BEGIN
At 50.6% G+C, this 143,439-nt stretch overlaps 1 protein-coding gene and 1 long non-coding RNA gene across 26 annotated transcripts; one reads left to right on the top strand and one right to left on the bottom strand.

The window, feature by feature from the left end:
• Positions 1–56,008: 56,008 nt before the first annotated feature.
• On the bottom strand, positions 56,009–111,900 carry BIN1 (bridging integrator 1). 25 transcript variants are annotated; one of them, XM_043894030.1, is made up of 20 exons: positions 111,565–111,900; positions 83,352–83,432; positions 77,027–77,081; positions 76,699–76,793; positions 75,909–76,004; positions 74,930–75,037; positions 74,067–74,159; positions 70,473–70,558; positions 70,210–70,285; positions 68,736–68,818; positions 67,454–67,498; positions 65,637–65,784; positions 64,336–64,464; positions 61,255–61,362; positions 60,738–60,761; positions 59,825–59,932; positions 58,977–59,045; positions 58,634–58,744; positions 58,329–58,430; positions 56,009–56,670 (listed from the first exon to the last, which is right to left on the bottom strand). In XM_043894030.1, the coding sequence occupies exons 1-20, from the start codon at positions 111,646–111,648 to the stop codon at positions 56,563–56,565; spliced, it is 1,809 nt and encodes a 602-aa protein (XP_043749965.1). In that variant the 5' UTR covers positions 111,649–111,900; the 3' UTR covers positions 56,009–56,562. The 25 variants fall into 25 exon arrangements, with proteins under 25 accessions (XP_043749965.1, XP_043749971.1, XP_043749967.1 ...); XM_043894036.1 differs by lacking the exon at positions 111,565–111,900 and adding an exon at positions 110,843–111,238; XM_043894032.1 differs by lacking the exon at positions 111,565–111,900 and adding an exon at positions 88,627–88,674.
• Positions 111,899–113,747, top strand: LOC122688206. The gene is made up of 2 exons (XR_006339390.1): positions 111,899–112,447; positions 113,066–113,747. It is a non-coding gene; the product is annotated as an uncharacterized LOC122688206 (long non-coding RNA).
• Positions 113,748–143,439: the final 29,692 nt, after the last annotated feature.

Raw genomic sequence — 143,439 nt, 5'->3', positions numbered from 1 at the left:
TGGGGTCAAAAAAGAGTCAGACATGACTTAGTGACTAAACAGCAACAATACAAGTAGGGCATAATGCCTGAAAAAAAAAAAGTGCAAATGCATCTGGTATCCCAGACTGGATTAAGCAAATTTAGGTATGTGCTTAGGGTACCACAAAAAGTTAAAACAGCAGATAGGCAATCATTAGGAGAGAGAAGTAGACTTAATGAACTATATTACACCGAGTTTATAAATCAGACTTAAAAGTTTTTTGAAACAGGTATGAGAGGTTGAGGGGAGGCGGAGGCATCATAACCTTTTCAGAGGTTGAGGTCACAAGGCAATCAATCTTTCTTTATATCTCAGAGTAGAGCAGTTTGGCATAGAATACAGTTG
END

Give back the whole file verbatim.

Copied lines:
At 50.6% G+C, this 143,439-nt stretch overlaps 1 protein-coding gene and 1 long non-coding RNA gene across 26 annotated transcripts; one reads left to right on the top strand and one right to left on the bottom strand.

The window, feature by feature from the left end:
• Positions 1–56,008: 56,008 nt before the first annotated feature.
• On the bottom strand, positions 56,009–111,900 carry BIN1 (bridging integrator 1). 25 transcript variants are annotated; one of them, XM_043894030.1, is made up of 20 exons: positions 111,565–111,900; positions 83,352–83,432; positions 77,027–77,081; positions 76,699–76,793; positions 75,909–76,004; positions 74,930–75,037; positions 74,067–74,159; positions 70,473–70,558; positions 70,210–70,285; positions 68,736–68,818; positions 67,454–67,498; positions 65,637–65,784; positions 64,336–64,464; positions 61,255–61,362; positions 60,738–60,761; positions 59,825–59,932; positions 58,977–59,045; positions 58,634–58,744; positions 58,329–58,430; positions 56,009–56,670 (listed from the first exon to the last, which is right to left on the bottom strand). In XM_043894030.1, the coding sequence occupies exons 1-20, from the start codon at positions 111,646–111,648 to the stop codon at positions 56,563–56,565; spliced, it is 1,809 nt and encodes a 602-aa protein (XP_043749965.1). In that variant the 5' UTR covers positions 111,649–111,900; the 3' UTR covers positions 56,009–56,562. The 25 variants fall into 25 exon arrangements, with proteins under 25 accessions (XP_043749965.1, XP_043749971.1, XP_043749967.1 ...); XM_043894036.1 differs by lacking the exon at positions 111,565–111,900 and adding an exon at positions 110,843–111,238; XM_043894032.1 differs by lacking the exon at positions 111,565–111,900 and adding an exon at positions 88,627–88,674.
• Positions 111,899–113,747, top strand: LOC122688206. The gene is made up of 2 exons (XR_006339390.1): positions 111,899–112,447; positions 113,066–113,747. It is a non-coding gene; the product is annotated as an uncharacterized LOC122688206 (long non-coding RNA).
• Positions 113,748–143,439: the final 29,692 nt, after the last annotated feature.

Raw genomic sequence — 143,439 nt, 5'->3', positions numbered from 1 at the left:
TGGGGTCAAAAAAGAGTCAGACATGACTTAGTGACTAAACAGCAACAATACAAGTAGGGCATAATGCCTGAAAAAAAAAAAGTGCAAATGCATCTGGTATCCCAGACTGGATTAAGCAAATTTAGGTATGTGCTTAGGGTACCACAAAAAGTTAAAACAGCAGATAGGCAATCATTAGGAGAGAGAAGTAGACTTAATGAACTATATTACACCGAGTTTATAAATCAGACTTAAAAGTTTTTTGAAACAGGTATGAGAGGTTGAGGGGAGGCGGAGGCATCATAACCTTTTCAGAGGTTGAGGTCACAAGGCAATCAATCTTTCTTTATATCTCAGAGTAGAGCAGTTTGGCATAGAATACAGTTG